Most Indians would agree that your sexual preferences, sexuality, and partner should be your choice. Unfortunately the prevailing law of the land - drafted by Victorian-era Englishmen in 1860 - doesn't agree. Section 377 of the Indian Penal Code gives the state the authority to tell you what you can and cannot do in your bedroom.
Section 377 makes any sex apart from penile-vaginal intercourse between a man and a woman - any sex the authorities in power decide is "against the order of nature" - to be illegal.
Obviously this impacts the LGBTQ community, whose idea of what is "natural" reflects their sexual orientation. But it also impacts married heterosexual couples since theoretically, an act of oral sex between a husband and a wife is also illegal. And if you're not married to each other, of course, it's worse. If Bill Clinton had been an Indian, he might have survived impeachment after the Monica Lewinsky affair, but he'd have ended up in jail under Section 377.
I'm not just being frivolous. Though heterosexual prosecutions under 377 are rare indeed, we shouldn't have a law on the books that can be used to oppress and harass innocent people conducting their personal lives in private. What two people do to express their love and desire for each other should be strictly between them.
578 people were arrested last year for offences under Section 377. That's 578 people too many.
Section 377 should be amended so that all consensual sex between consenting adults, irrespective of gender and sexuality, is legal. But it should not legitimize forced sex, pedophilia or pederasty. That's why I drafted a Private Member's Bill that would have amended the law to do just that, but bigots from the ruling party defeated my attempt even to introduce my Bill in Parliament.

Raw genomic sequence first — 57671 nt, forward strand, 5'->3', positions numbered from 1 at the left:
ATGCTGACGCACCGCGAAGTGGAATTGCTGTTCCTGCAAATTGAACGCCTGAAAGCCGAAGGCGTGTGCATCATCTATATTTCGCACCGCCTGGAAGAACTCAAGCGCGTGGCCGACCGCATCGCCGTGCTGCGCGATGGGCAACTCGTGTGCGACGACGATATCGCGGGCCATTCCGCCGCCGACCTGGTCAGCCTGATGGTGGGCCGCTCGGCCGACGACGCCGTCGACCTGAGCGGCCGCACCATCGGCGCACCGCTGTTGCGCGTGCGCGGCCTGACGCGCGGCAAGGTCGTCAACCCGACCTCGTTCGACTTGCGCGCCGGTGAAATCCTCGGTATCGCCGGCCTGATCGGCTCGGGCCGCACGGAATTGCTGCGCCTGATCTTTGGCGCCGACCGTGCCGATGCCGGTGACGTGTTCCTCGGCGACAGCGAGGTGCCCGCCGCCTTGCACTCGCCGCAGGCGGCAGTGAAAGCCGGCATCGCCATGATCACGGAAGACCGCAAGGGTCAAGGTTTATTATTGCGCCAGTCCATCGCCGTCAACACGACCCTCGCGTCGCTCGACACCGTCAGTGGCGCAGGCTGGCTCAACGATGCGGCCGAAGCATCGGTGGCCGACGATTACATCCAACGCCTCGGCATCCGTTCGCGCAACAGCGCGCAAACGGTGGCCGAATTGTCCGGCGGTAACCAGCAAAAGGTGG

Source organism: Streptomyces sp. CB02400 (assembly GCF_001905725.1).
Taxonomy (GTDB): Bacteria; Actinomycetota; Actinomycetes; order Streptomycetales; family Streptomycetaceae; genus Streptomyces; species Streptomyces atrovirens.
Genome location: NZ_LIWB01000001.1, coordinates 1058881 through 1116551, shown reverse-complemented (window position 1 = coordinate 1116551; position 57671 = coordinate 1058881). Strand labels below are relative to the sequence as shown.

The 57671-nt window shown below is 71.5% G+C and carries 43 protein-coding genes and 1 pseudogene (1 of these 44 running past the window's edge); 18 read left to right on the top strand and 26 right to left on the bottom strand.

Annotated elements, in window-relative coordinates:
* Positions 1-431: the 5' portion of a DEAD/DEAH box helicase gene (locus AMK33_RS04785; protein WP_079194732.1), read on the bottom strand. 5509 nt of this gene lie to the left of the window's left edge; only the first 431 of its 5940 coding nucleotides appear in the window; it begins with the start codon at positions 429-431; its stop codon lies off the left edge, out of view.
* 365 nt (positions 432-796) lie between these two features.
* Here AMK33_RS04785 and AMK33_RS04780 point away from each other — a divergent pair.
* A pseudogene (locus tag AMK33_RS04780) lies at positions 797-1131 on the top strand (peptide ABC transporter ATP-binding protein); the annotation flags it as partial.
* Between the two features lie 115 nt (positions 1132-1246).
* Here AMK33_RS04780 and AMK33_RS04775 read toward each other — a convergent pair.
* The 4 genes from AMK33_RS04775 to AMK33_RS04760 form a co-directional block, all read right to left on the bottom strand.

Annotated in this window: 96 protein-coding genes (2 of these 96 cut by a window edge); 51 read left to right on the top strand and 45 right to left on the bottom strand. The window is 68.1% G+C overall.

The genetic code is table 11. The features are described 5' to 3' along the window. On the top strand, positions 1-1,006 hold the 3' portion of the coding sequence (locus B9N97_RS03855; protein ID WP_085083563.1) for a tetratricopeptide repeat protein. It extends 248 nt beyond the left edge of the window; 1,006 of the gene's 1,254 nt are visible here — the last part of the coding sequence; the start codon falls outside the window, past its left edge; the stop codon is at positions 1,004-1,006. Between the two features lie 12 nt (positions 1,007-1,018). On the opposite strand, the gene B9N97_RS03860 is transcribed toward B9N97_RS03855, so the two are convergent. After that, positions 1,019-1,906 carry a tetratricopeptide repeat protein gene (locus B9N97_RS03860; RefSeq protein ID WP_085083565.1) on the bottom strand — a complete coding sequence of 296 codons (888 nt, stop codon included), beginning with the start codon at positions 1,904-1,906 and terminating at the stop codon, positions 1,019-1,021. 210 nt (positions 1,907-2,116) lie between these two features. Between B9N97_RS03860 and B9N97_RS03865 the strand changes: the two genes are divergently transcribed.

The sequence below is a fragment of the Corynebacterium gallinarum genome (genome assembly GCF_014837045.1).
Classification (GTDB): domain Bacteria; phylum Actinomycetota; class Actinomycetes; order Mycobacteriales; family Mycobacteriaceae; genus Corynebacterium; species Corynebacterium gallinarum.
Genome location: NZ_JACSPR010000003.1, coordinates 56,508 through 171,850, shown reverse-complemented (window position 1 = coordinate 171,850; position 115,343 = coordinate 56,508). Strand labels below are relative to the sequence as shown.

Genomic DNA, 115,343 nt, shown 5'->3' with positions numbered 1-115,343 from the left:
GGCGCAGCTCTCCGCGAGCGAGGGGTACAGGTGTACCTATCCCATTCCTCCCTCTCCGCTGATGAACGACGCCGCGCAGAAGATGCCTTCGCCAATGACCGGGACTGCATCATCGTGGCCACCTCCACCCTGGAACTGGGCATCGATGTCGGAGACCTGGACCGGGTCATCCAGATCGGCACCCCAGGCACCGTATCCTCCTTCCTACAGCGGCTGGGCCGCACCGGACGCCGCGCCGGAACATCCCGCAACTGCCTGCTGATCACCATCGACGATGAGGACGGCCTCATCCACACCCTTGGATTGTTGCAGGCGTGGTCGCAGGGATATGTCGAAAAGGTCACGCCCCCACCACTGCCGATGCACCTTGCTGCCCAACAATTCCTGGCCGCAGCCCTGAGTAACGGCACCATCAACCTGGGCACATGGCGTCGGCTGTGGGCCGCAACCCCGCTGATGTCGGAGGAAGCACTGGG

The BJP member who led the successful move to thwart my Bill spoke about Indian family values that he claimed would be undermined if Section 377 were amended. He quoted selectively from a Supreme Court judgement that struck down an earlier ruling by the Delhi High Court that Section 377 was unconstitutional. The Supreme Court, in fact, argued that it was the business of the legislature, not the judiciary, to scrap or amend the law.
I had been one of the MPs who openly welcomed the Delhi High Court's 2009 ruling and lamented the Supreme Court's decision to reverse it in December 2013. There was only time for a short two-week legislative session before the election code of conduct kicked in, in early March 2014, so the UPA Government was unable to introduce such a Bill. I waited a year and five parliamentary sessions for the BJP Government to initiate action, then realized they were not going to. So I decided to take matters into my own hands, in the hope of forcing the Government to pay attention.